Google eats humble pie over video fiasco

Google scored a major own goal with its shoddy customer service.

When Google bought YouTube in all its video-sharing goodness last year it was only a matter of time before its own Google Video site would see some major changes. So, the company's recent announcement that it was no longer renting or selling videos for a fee was no surprise.

However, what the sprawling online giant didn't anticipate was the strength of the backlash to its shoddy treatment of its own customers. Quite how anyone at Google thought it would be acceptable to stick it to people who had opened their wallets by denying them what they'd paid for and offering a pathetic $2 (£1) as compensation beggars belief.

Moreover, the puny refund was in credit at Google Checkout and could only be used at online shops using the payment system, which smacked of a company hoping many of the refunds wouldn't even be used.

Fortunately, the story doesn't end there - given the degree of mismanagement, Google probably had no choice but to cave in and offer a better deal to its customers yesterday.

Humblest of pies

In an official Google Blog post, the company said: "When your friends and well-intentioned acquaintances tell you that you've made a mistake, it's good to listen... We should have anticipated that some users would see a Checkout credit as nothing more than ... annoyingly self-serving ... Our bad."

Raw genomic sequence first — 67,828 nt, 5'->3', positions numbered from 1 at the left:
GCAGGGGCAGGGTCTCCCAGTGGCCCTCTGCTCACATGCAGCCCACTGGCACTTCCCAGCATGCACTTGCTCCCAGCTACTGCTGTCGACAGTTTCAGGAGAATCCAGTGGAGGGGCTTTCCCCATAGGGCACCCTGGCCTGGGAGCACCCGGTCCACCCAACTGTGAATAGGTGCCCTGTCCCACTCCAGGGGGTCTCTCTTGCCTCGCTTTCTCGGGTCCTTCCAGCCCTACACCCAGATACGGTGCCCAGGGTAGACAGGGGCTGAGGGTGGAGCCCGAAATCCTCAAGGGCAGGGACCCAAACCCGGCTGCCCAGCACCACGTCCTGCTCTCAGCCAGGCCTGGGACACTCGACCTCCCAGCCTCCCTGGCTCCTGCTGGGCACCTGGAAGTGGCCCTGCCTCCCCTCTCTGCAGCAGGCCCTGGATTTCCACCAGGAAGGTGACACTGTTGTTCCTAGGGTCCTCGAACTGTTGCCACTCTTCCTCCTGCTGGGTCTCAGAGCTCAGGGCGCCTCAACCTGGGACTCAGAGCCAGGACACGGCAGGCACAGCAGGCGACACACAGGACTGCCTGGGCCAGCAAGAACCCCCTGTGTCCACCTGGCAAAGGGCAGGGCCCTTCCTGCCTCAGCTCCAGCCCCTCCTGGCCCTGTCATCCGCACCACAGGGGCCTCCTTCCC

To make amends, the company is now backtracking and offering a full refund of everything customers ever spent on Google Video - to credit cards this time - and is allowing them to keep the previous Checkout credit to say "We're sorry we goofed".

And, probably more importantly to most people, paid-for videos will remain playable online for another six months and downloaded clips will work offline indefinitely.

Lastly as if to prove that the fabled Google corporate sense of fun remains intact, the blog post closes thus: "We take pride in moving quickly, and we think this philosophy helps to create lots of new and innovative products. But it also leads to errors that - upon reflection and your feedback - we need to rectify.

"This was one of them. We make mistakes; we do our best not to repeat them - and we really do try to fix the ones we make. That said, the very least that our users should expect from us is that our mistakes be new and innovative, too. ;)"

J Mark Lytle was an International Editor for TechRadar, based out of Tokyo, who now works as a Script Editor, Consultant at NHK, the Japan Broadcasting Corporation. Writer, multi-platform journalist, all-round editorial and PR consultant with many years' experience as a professional writer, their bylines include CNN, Snap Media and IDG.